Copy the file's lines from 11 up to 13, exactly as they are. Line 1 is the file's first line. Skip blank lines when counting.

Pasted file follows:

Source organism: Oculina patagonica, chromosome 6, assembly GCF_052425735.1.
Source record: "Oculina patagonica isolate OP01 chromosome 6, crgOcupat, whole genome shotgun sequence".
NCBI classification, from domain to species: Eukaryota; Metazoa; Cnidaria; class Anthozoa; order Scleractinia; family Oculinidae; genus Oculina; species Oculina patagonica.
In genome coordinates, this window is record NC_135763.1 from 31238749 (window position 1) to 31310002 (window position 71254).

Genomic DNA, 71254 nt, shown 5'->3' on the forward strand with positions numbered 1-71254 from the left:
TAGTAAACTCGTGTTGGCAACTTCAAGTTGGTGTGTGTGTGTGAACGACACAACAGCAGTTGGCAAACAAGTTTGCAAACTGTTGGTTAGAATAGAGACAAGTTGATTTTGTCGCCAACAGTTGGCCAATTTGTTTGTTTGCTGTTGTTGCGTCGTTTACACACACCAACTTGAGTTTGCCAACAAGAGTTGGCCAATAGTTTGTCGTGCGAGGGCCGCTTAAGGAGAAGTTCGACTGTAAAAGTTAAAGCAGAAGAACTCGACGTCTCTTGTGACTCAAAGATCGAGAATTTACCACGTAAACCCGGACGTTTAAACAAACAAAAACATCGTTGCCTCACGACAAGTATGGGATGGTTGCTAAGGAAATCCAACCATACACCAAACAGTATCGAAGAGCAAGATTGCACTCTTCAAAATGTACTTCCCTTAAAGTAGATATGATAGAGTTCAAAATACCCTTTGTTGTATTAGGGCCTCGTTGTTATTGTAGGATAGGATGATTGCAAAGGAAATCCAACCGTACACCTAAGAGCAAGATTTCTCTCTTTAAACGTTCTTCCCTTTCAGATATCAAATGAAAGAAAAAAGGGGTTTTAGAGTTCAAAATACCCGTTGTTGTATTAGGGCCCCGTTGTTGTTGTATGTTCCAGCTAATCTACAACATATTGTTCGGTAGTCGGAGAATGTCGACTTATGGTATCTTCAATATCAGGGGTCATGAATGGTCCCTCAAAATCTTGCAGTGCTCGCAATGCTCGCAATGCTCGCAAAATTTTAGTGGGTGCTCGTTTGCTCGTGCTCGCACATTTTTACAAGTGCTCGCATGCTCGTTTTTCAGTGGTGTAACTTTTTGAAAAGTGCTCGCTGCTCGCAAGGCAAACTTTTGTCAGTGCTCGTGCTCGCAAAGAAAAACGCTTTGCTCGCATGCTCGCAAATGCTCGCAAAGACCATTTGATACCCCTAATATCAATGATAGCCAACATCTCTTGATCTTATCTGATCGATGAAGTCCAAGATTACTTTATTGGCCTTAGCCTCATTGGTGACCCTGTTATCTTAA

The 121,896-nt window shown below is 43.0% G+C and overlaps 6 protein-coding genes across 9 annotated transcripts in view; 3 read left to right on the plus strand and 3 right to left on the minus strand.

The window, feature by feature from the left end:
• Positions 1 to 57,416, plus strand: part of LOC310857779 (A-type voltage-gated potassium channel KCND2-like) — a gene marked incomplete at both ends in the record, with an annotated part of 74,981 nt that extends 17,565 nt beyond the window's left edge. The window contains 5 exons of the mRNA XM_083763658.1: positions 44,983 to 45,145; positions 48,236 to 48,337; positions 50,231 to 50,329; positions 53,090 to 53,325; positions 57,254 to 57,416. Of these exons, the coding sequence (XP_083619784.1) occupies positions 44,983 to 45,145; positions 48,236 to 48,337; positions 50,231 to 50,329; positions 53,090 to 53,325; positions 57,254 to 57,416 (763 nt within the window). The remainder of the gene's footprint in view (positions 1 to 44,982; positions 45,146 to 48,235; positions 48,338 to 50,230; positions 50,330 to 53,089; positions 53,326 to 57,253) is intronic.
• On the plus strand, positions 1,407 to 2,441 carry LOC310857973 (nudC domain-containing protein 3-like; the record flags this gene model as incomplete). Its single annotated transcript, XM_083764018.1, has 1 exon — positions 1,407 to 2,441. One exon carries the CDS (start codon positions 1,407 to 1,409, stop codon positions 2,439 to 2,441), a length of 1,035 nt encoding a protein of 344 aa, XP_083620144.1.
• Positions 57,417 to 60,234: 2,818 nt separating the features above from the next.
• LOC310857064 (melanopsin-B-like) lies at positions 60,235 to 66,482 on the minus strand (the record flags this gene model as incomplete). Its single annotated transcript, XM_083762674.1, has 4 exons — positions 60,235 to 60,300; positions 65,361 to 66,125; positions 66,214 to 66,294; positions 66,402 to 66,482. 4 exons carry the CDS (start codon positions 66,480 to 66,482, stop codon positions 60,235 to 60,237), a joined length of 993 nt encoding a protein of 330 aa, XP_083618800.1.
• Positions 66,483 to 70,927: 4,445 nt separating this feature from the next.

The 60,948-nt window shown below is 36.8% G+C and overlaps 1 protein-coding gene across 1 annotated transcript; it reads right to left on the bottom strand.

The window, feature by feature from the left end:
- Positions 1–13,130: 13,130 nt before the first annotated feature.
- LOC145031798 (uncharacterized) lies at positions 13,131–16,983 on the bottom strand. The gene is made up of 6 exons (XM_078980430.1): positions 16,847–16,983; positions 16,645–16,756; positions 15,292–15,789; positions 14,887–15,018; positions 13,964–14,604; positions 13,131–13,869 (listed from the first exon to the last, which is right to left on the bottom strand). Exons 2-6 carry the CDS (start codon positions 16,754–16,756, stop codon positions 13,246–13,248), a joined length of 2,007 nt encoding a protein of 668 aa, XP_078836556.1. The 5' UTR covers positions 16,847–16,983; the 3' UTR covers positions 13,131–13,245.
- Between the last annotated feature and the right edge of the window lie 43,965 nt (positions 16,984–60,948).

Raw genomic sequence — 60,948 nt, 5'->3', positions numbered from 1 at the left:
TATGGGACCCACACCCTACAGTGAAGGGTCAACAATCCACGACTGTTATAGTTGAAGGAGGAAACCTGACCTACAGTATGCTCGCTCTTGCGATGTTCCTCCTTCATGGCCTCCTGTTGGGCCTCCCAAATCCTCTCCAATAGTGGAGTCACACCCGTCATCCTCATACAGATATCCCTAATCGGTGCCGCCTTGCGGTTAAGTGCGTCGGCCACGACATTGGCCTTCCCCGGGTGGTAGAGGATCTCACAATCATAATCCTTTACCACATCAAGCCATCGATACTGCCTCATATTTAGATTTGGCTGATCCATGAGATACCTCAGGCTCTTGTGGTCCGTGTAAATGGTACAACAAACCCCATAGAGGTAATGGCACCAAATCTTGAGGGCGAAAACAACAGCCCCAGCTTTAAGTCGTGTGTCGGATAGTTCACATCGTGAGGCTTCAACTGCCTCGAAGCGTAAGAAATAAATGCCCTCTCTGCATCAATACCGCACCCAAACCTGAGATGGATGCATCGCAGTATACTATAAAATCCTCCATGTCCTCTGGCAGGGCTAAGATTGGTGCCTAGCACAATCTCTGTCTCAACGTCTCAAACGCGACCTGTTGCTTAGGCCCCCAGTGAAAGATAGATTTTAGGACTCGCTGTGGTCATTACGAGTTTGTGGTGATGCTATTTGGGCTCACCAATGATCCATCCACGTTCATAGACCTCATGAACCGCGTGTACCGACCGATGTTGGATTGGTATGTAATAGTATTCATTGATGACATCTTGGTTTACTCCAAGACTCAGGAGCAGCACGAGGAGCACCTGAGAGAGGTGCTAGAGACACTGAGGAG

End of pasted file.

• Positions 57,417 to 60,234: 2,818 nt separating the features above from the next.
• LOC310857064 (melanopsin-B-like) lies at positions 60,235 to 66,482 on the minus strand (the record flags this gene model as incomplete). Its single annotated transcript, XM_083762674.1, has 4 exons — positions 60,235 to 60,300; positions 65,361 to 66,125; positions 66,214 to 66,294; positions 66,402 to 66,482. 4 exons carry the CDS (start codon positions 66,480 to 66,482, stop codon positions 60,235 to 60,237), a joined length of 993 nt encoding a protein of 330 aa, XP_083618800.1.
• Positions 66,483 to 70,927: 4,445 nt separating this feature from the next.